The vote on the Icesave issue, which was due to start at 10 am this morning, was postponed last night as new documents surfaced that had hitherto been kept secret.
The documents are from British law firm Mischon de Reya and apparently they outline an advantage that the Icelandic authorities might have in negotiations with UK authorities in the Icesave matter, due to the UK’s takeover of Landsbanki’s Heritable bank in autumn 2008.
The freezing of the assets of Heritable was a huge deal at the time, as UK authorities used anti-terrorist legislation to do so and placed the Icelandic Central Bank on a list of terrorist organizations that included Al-Qaeda. The CB was soon removed from the list, but Landsbanki itself remained on there for months.
Icelandic authorities and indeed many Icelanders were deeply offended that a supposedly friendly nation and NATO ally would group it with a list of terrorist organizations without any prior warning. It also caused a run on the last remaining Icelandic bank – Kaupthing – causing it to collapse a few days later. [Whether or not it would have collapsed anyway is a subject of debate – however, it was at the time the one Icelandic bank thought to be able to withstand the collapse. But that was then – this is now.]
The Icelandic authorities commissioned reports from two British law firms on the Icesave matter, and those reports arrived just before Christmas. When the report from the aforementioned Mischon de Reya arrived it transpired that there were further documents that had been kept secret – i.e. the report mentioned meetings that had not been documented. In fact, the whole Icesave matter has been riddled with a lack of transparency and rumours of secret documents and meetings.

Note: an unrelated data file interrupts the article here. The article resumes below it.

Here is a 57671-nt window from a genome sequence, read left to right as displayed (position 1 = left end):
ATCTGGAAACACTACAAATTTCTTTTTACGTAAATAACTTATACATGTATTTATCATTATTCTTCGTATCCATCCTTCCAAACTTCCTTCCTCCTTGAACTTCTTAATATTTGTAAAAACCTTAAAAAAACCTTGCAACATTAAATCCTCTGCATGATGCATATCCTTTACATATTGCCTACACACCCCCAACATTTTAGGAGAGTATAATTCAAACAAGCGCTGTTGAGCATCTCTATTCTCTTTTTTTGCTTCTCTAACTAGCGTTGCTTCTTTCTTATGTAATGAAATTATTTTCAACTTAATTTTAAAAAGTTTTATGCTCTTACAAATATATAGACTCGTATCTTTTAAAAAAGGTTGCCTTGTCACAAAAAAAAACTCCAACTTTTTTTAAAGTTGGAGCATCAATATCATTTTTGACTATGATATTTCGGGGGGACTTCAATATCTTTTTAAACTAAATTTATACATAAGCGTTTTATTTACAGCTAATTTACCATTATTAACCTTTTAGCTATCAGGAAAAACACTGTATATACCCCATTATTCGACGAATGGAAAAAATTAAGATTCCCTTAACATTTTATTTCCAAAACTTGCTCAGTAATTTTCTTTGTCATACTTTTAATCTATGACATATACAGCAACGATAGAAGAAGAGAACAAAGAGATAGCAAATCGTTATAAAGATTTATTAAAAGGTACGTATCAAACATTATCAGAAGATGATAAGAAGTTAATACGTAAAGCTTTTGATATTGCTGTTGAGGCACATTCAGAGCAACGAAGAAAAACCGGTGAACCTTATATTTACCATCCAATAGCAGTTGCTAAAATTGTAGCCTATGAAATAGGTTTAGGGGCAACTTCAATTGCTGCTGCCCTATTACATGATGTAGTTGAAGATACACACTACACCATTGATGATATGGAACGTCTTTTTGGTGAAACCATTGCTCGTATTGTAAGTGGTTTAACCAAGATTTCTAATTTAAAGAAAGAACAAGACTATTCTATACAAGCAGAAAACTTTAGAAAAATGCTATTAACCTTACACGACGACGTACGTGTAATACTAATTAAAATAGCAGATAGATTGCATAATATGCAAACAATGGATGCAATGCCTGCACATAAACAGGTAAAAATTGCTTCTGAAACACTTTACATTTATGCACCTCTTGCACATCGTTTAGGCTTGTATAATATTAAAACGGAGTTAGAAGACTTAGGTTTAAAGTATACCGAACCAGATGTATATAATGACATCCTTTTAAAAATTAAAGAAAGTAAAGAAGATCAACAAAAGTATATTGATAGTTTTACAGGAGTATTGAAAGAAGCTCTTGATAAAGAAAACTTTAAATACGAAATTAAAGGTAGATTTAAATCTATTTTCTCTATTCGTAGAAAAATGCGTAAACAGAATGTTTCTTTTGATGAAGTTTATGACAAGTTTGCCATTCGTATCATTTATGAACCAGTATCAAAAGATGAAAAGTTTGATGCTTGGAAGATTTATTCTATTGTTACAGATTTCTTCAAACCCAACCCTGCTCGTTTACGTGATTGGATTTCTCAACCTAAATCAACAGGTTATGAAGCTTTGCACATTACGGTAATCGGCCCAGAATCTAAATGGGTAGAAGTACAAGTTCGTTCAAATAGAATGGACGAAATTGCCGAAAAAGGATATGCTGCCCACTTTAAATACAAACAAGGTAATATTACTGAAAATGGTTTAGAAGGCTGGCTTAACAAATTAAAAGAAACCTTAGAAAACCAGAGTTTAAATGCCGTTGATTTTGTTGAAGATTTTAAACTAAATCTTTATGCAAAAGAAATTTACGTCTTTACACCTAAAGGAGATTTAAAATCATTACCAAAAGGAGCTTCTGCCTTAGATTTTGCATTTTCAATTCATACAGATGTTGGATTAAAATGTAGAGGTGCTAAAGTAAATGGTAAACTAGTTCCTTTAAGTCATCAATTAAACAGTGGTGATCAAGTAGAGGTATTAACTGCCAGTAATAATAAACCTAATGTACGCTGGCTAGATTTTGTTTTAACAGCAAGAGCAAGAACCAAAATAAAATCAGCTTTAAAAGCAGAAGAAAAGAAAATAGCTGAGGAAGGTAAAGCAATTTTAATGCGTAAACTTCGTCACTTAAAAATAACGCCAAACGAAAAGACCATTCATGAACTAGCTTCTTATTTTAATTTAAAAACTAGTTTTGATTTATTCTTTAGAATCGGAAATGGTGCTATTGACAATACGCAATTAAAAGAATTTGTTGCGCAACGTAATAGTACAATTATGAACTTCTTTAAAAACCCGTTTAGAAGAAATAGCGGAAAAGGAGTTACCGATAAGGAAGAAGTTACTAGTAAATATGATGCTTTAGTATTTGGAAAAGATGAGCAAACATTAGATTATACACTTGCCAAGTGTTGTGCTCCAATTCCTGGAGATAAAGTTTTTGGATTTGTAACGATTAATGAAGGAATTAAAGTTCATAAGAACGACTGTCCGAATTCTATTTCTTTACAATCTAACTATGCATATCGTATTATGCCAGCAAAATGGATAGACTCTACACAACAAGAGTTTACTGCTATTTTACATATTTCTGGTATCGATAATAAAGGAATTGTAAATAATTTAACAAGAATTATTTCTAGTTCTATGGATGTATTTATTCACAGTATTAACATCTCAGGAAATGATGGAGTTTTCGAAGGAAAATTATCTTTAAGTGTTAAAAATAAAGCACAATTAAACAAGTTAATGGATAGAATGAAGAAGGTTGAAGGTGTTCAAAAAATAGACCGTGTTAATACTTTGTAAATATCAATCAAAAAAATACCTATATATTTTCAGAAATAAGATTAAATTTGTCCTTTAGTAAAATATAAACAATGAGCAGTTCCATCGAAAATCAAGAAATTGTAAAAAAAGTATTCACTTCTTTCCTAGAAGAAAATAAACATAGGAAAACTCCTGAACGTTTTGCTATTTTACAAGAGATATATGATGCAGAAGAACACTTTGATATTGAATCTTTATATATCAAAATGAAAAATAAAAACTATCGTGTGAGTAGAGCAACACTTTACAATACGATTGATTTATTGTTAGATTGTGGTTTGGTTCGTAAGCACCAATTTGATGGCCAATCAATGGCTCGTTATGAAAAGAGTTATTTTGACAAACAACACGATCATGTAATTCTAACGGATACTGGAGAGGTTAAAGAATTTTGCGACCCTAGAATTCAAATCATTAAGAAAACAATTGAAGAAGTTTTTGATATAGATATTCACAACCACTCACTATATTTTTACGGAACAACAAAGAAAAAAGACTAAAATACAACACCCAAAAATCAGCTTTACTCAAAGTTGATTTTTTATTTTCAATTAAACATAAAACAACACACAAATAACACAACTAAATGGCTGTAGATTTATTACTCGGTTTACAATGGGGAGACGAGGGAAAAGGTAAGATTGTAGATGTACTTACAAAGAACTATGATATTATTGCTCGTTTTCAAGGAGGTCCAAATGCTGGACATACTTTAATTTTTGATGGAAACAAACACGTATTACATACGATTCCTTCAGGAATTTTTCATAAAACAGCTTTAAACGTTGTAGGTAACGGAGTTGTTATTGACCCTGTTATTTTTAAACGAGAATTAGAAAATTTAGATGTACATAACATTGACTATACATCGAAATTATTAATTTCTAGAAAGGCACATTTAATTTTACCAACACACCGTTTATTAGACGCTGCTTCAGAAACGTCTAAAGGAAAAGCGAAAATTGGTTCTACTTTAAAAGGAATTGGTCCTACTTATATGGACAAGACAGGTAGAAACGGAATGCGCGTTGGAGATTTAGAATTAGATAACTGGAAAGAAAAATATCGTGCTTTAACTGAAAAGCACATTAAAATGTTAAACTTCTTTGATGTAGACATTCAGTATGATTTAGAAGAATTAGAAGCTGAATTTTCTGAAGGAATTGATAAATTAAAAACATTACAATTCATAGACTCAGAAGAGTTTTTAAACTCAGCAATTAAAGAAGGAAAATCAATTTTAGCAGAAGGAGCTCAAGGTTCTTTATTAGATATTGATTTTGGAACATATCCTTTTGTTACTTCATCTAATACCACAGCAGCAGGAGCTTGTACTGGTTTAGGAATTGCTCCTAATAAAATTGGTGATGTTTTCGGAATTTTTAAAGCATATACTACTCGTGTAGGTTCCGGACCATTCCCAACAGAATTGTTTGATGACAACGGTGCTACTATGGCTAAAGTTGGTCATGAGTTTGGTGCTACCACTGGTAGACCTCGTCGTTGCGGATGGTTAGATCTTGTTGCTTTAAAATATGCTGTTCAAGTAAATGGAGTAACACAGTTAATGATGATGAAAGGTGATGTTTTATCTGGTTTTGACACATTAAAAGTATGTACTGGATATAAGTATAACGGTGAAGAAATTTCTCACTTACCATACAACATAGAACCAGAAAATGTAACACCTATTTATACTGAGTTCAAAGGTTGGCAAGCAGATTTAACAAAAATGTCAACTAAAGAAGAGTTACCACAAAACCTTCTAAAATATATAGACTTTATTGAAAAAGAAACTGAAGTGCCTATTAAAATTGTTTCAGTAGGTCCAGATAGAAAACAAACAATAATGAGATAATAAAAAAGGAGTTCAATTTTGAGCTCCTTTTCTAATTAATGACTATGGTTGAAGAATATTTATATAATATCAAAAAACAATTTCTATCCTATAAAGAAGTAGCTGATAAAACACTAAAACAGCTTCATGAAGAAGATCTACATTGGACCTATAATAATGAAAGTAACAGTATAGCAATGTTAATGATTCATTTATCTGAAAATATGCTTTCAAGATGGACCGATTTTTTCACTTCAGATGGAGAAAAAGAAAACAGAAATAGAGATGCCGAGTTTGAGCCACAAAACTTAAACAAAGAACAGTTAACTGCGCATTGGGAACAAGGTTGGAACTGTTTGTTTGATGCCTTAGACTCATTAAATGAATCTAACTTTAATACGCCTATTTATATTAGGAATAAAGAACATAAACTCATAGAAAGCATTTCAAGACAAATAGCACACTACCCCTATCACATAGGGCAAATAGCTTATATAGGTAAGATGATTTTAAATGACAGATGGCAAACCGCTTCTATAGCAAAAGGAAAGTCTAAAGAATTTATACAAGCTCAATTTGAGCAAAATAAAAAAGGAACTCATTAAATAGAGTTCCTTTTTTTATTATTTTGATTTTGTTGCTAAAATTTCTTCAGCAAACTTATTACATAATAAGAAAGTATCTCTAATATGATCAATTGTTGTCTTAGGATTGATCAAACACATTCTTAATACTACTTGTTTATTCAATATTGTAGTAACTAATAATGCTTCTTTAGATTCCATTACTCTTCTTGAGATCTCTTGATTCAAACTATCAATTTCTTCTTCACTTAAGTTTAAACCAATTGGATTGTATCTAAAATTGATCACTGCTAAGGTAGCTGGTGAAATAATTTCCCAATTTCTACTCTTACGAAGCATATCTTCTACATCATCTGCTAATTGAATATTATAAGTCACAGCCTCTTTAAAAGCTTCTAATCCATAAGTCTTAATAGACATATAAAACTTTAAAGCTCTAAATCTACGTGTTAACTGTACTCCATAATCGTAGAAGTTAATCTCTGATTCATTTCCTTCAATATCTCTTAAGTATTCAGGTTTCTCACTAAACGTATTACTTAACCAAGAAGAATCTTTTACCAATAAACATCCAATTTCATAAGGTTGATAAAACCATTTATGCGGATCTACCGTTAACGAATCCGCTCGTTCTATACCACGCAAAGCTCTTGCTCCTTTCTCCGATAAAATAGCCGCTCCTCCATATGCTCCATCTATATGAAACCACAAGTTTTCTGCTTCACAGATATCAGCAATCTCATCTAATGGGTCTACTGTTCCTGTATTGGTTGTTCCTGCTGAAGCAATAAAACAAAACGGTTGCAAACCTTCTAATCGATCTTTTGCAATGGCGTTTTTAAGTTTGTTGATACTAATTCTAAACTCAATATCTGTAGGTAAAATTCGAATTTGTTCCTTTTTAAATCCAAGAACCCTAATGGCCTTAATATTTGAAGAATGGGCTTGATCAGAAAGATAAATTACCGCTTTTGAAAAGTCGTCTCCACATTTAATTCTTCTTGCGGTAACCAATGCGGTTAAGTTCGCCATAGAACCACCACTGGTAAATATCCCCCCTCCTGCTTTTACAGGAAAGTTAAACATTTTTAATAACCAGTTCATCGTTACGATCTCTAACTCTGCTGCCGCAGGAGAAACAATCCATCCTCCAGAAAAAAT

Those extra documents, which allegedly were also new to the Icelandic authorities, finally arrived yesterday, accompanied by a letter from the law firm, which states:
As we told the Icesave committee and the Ministry of Finance at around this time, such court proceedings against the FSA [British Financial Supervisory Authority] could be politically sensitive for the British government and could therefore be a potentially useful tool to gain traction against the British authorities in the final negotiations on the Icesave matter.
[NB – this is my translation of an Icelandic text that appeared on Eyjan.]
The details are still a bit unclear, but it is being floated around that the head of the Icesave committee had requested that the law firm keep various documents secret from Iceland’s Foreign Minister Össur Skarphéðinsson when he was briefed on the status of the Icesave matter last spring. The Minister, however, has said he does not buy that explanation.
What we do know is that the voting has been postponed, parliament has dissolved into a flurry of meetings and consultations, and the Icesave issue will probably not be resolved before the end of the year, as planned.
Similar to what it has been – cold and clear and very pretty from the window. Right now a very frigid -8°C [18F]. The sun rose at 11.21 and will set at 3.39.